I don't think I need to tell you that sending a kid to college is expensive. If my kid decided to give back a $1,000 scholarship, I think I'd be having a heart attack. But Jeffrey Warren didn't have a lot of options. The California high school graduate is white, and the scholarship was supposed to go to a black kid.
He could have kept it ... legally. But Jeffrey Warren did something that too few kids do these days.
He showed people that it's better to win things "fair and square" than it is to simply "win." That's a pretty hard thing to teach a child. It's not like a mathematical equation where the right answer is directly in front of you.
In this case, Warren didn't know the scholarship was directed toward kids of color. The Martin Luther King Senior Citizens Club had mentioned the scholarship's race stipulation in a letter to his high school guidance counselor, but it wasn't in the wording of the actual scholarship. And the Senior Citizens Club didn't know Warren was white until he stood up during the graduation ceremonies to accept his award.
He says he gave the money back because:
I knew they were trying to do a good deed for the African-American community. I had no trouble giving it back to them at all.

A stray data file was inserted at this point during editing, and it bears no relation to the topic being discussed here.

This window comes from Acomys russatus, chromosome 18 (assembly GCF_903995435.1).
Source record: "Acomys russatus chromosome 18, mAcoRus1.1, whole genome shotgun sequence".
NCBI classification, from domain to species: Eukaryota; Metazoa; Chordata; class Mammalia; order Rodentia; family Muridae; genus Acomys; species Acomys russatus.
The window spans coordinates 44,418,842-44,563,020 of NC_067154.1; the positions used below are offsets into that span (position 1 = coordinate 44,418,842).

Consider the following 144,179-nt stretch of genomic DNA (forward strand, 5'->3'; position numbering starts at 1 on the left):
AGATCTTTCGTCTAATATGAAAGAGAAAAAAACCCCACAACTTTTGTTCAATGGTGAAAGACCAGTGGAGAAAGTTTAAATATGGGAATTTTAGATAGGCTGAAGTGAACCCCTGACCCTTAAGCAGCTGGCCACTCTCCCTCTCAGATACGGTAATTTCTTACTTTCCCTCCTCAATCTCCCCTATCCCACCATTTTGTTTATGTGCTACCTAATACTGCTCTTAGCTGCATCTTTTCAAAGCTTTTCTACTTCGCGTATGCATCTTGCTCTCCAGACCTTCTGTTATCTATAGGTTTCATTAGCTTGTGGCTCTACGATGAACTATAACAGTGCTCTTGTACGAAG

He makes me feel hopeful for the future. And he makes me want to send a letter to his parents asking for tips on raising such a great kid. I am still struggling with how to teach my daughter the concept of being a "bigger person."
Jeffery Warren could have had a cool chunk of change to spend on college. That "seems" right. After all, he applied. He "won" the scholarship. And I'm sure it would have helped his parents financially. But the fact that this kid decided to right a wrong here should help his parents even more ... at least it helps them know that they've done a good job in raising a future member of society.
What would you have done if Jeffrey was your kid winning the scholarship intended for a kid of a different race?
Image via gadgetdude/Flickr